Very occasionally, a blown fluorescent bulb will emit an acrid odor and a little bit of smoke. Very rarely, the bulb will catch fire from the ballast, or socket end, failing. This can happen due to poor manufacturing quality or overheating of the bulb ballast due to improper use.
Don't use compact fluorescent bulbs in closed shade fixtures like glass or plastic globes, unless they are specifically rated for that use. Doing so will cause overheating, early failure and possibly fire.
With the gradual phasing out of incandescent light bulbs, you'll see more compact fluorescent lamps (CFLs) on the market, along with light-emitting diode lamps (LEDs). Also called compact fluorescent bulbs or energy-saving bulbs, CFLs contain trace amounts of mercury and must be disposed of carefully at hazardous waste or recycling centers. CFLs fit standard light bulb sockets but use less electricity than incandescent bulbs. Though CFLs can last for years, their electrodes and ballasts will eventually fail.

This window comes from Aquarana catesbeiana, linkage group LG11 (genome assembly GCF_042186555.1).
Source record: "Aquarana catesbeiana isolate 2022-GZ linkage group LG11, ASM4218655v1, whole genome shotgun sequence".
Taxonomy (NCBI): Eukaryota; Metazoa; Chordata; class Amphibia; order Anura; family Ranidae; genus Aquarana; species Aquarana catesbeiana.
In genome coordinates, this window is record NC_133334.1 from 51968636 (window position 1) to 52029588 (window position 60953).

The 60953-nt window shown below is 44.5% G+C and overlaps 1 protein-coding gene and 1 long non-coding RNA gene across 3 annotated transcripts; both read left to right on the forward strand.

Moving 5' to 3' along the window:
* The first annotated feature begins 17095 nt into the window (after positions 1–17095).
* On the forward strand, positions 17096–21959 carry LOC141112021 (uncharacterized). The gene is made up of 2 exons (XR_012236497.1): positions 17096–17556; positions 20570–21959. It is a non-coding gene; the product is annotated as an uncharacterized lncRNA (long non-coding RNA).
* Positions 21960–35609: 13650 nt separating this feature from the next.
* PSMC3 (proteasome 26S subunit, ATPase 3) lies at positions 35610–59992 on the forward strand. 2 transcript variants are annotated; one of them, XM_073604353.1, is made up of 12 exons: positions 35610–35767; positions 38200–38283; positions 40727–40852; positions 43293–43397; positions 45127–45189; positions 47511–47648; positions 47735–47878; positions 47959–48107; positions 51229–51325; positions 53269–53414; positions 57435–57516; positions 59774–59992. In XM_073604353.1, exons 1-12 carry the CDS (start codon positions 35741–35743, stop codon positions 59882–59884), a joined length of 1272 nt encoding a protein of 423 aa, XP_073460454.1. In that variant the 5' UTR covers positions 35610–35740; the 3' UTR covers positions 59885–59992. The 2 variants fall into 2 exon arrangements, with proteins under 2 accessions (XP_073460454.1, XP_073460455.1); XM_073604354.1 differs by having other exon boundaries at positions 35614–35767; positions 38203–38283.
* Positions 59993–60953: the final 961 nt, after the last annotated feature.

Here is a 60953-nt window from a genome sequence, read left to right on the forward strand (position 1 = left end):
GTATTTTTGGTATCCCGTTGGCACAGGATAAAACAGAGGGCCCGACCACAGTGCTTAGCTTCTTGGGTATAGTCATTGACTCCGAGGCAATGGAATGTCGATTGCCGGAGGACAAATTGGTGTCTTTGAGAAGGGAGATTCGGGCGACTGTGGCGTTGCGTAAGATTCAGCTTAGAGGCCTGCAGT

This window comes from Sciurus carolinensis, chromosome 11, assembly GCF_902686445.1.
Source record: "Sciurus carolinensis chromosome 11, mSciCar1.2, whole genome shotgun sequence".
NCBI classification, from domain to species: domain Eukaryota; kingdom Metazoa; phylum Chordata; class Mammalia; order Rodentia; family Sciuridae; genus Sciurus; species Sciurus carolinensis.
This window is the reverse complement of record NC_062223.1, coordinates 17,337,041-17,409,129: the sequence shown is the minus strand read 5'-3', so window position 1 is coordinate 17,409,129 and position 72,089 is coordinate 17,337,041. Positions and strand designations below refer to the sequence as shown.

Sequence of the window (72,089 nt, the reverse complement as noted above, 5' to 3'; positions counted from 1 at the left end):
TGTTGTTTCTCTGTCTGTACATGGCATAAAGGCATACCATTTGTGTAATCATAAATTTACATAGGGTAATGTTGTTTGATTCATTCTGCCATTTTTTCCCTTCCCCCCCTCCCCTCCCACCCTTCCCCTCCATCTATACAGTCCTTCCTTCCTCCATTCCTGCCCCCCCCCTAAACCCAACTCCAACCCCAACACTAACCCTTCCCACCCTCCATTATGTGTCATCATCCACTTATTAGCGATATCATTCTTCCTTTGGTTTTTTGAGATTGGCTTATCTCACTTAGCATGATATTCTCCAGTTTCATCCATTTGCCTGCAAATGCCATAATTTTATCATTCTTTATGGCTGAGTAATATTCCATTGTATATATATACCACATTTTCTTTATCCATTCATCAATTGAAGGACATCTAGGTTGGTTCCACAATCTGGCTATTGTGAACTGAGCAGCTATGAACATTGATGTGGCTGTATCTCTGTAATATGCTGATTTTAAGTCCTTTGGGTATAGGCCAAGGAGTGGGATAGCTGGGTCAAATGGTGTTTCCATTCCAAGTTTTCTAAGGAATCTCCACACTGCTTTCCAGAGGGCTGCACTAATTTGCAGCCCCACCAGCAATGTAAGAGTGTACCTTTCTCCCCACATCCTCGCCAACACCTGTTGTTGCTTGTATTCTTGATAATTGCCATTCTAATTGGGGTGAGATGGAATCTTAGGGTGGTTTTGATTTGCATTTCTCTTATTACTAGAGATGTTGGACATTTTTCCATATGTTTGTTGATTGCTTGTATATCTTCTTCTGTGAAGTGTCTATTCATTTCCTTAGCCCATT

Flip the switch and wait a few seconds. If the fluorescent bulb fails to come on, turn the switch off. Try another light. If it comes on, you've ruled out a power failure in your area.
Turn the fluorescent bulb clockwise to see if it's firmly seated in the socket. If it doesn't turn, you've ruled out a loose bulb.
Check your circuit breaker box and confirm that the corresponding breaker is firmly in the "on" position. If it isn't, flip the breaker back to the "on" position. If it is, you've ruled out a problem in the circuit.
Change out the fluorescent bulb with a new one. Turn the switch on. If the light comes on after a few seconds, you'll know the original bulb burned out.
Cat McCabe has been a freelance writer, editor, director and actor since the early 1980s. Her work has been featured in commercials, regional magazines and business publications throughout North America. She holds a Bachelor of Fine Arts in theater from New York University and is currently a contributing writer for a national quarterly.